Ford Ranger 2018 US-spec revealed ahead of Detroit

15 January 2018
 by 
, GoAutoMedia

Ford has uncovered its US-spec Ranger pick-up equipped with a fresh look and a host of driver-assist technologies that could make their way into Australian showrooms as part of the Blue Oval ute’s mid-life update due this year.

Visually, the North American Ranger wears a new front grille with the Blue Oval badge sitting on a split horizontal slat flanked by updated headlights.

The front end is also characterised by a split bumper design with a darkened lower chin, prominent skid plate and exposed tow hooks, while a double-bulge bonnet houses the 2.3-litre turbocharged four-cylinder EcoBoost petrol engine borrowed from the Mustang sportscar and Focus RS hot hatch.

The 2.3-litre petrol powerplant is unlikely to make its way to Australian Rangers. The 2.3-litre petrol powerplant is unlikely to make its way to Australian Rangers.

US-spec Rangers – built in Ford’s plant in Michigan – also gain darkened wheelarch protectors, a model-stamped rear tailgate and chunkier rear bumper.

However, it is currently unclear how many of these visual changes, if any, will make their way into Australian-market models due for a refresh later this year, as local Rangers are sourced from a production facility in Thailand.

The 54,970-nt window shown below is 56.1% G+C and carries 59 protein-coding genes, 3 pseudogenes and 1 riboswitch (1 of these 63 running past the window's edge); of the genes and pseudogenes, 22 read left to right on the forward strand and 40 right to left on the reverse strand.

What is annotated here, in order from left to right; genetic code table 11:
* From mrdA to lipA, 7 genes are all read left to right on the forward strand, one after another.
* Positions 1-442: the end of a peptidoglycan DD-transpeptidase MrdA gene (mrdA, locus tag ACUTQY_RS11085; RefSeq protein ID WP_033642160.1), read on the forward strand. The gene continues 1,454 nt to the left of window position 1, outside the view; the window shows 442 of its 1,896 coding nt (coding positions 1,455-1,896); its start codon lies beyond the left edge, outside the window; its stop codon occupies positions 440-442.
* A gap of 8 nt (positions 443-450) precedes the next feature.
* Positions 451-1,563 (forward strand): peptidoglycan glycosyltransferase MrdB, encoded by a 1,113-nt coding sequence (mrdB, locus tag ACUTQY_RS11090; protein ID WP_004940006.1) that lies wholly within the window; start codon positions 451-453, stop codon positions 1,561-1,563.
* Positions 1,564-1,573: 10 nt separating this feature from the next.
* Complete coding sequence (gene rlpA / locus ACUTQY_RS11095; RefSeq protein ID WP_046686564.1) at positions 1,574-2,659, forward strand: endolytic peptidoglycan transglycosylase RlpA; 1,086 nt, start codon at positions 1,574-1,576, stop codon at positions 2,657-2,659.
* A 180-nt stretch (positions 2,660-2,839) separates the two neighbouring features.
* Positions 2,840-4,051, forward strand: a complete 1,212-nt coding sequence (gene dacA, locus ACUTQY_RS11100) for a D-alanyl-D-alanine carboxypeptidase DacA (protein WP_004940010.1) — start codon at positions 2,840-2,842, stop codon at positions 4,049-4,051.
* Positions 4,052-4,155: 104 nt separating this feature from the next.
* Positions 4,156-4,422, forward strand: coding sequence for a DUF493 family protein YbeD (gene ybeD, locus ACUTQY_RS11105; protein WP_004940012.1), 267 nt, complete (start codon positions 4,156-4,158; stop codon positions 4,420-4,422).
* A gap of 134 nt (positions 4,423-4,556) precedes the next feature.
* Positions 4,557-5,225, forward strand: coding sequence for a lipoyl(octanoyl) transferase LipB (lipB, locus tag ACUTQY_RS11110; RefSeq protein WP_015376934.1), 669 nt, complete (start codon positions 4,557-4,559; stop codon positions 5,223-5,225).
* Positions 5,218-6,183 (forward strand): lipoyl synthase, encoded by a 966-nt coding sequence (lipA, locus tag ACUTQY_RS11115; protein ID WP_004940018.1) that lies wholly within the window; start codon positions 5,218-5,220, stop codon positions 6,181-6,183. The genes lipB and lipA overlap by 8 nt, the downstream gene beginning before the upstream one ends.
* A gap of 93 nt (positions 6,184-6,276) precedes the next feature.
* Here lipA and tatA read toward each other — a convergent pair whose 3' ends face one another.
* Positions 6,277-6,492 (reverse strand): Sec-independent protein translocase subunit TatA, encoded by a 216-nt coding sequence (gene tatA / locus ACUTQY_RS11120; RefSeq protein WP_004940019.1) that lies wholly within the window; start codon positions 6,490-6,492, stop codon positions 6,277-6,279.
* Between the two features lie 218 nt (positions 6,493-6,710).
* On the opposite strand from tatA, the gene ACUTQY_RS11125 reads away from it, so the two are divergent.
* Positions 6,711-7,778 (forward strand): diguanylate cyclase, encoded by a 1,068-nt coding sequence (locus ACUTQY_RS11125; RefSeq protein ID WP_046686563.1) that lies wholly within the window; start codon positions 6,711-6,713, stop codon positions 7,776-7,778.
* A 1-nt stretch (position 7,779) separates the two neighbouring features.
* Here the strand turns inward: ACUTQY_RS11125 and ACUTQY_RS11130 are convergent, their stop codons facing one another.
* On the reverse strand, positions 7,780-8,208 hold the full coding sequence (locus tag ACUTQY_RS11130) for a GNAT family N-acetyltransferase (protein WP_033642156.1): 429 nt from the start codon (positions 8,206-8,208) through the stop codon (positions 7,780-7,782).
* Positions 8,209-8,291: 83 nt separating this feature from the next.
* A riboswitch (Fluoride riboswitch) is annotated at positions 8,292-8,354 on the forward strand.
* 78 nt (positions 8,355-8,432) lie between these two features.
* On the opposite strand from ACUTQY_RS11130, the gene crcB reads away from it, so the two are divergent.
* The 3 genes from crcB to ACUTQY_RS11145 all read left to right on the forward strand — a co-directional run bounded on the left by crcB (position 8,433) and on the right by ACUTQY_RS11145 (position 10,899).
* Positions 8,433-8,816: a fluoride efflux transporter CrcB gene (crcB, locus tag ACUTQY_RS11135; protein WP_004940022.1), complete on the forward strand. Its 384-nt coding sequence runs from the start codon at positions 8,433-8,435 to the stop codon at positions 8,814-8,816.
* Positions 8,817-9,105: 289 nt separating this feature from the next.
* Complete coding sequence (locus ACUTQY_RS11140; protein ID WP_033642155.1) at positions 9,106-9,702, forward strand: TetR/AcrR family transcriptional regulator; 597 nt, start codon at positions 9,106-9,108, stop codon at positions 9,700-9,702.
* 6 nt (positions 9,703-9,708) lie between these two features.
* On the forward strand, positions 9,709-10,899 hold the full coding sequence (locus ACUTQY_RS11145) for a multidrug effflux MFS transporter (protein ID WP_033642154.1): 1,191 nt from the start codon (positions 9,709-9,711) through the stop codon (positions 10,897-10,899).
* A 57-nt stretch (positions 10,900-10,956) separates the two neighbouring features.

Unlikely to make its way into Australian Rangers however, is the 2.3-litre petrol powerplant – which produces up to 231kW/475Nm under the bonnet of the 2018 Mustang – with the local light-commercial market skewing heavily towards diesel engines.

Also in doubt is Ford’s new 10-speed automatic transmission that is mated to the EcoBoost engine, with refreshed local Rangers likely retaining the 3.2-litre turbocharged five-cylinder diesel, producing 147kW/470Nm paired with six-speed manual and automatic configurations.

Inside, US versions mirror Australian versions with 'Sync3' multimedia touchscreen. Inside, US versions mirror Australian versions with 'Sync3' multimedia touchscreen.

Ford’s American Ranger will also benefit from a raft of driver-safety technologies including auto emergency braking, lane-keep assist, lane departure warning and blind-spot monitoring in mid-spec XLT grades and upwards.

Top-spec Lariat variants also gain adaptive cruise control and pedestrian detection, systems which are expected to proliferate further across Ford Australia’s Ranger update.

In addition, the XLT and Lariat, US-spec Rangers will also be made available in the entry-level XL grade, as well as with an FX Off-Road pack that bundles off-road-tuned shocks, all-terrain tyres, steel front bash plate, side skid plates and FX4 badging.

Inside, US-market Rangers mirror Australian versions with a large 'Sync3' multimedia touchscreen, portrait-orientated air vents and steering wheel design. Notably however, North American vehicles gain a ‘Ranger’-stamped dashboard and access to an off-road Trail Control system if the option box is ticked. 

Last year in Australia, the Ford Ranger finished as the second-most popular model with 42,728 new registrations behind the Toyota HiLux (47,093).

Will the incoming mid-life changes to the Ford Ranger keep it fresh amongst competitors? Tell us what you think in the comments below.

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